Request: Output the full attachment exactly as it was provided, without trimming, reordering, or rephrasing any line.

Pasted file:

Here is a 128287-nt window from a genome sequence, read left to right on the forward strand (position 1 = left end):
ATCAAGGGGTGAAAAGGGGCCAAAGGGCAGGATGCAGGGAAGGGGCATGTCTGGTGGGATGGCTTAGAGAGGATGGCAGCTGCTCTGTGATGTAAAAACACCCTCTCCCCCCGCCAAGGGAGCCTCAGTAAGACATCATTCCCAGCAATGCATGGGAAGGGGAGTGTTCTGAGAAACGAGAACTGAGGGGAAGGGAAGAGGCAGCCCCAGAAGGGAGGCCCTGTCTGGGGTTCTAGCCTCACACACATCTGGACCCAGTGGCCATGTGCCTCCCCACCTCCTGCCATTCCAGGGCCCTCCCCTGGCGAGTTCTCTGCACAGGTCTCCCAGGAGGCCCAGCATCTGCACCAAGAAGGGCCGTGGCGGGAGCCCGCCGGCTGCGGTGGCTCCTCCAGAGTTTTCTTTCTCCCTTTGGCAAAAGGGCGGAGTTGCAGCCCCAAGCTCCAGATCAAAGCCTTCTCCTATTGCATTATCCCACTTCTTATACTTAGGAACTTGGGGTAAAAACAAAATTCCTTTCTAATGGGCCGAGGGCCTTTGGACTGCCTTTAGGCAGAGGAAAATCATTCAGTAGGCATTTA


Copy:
Here is a 128287-nt window from a genome sequence, read left to right on the forward strand (position 1 = left end):
ATCAAGGGGTGAAAAGGGGCCAAAGGGCAGGATGCAGGGAAGGGGCATGTCTGGTGGGATGGCTTAGAGAGGATGGCAGCTGCTCTGTGATGTAAAAACACCCTCTCCCCCCGCCAAGGGAGCCTCAGTAAGACATCATTCCCAGCAATGCATGGGAAGGGGAGTGTTCTGAGAAACGAGAACTGAGGGGAAGGGAAGAGGCAGCCCCAGAAGGGAGGCCCTGTCTGGGGTTCTAGCCTCACACACATCTGGACCCAGTGGCCATGTGCCTCCCCACCTCCTGCCATTCCAGGGCCCTCCCCTGGCGAGTTCTCTGCACAGGTCTCCCAGGAGGCCCAGCATCTGCACCAAGAAGGGCCGTGGCGGGAGCCCGCCGGCTGCGGTGGCTCCTCCAGAGTTTTCTTTCTCCCTTTGGCAAAAGGGCGGAGTTGCAGCCCCAAGCTCCAGATCAAAGCCTTCTCCTATTGCATTATCCCACTTCTTATACTTAGGAACTTGGGGTAAAAACAAAATTCCTTTCTAATGGGCCGAGGGCCTTTGGACTGCCTTTAGGCAGAGGAAAATCATTCAGTAGGCATTTA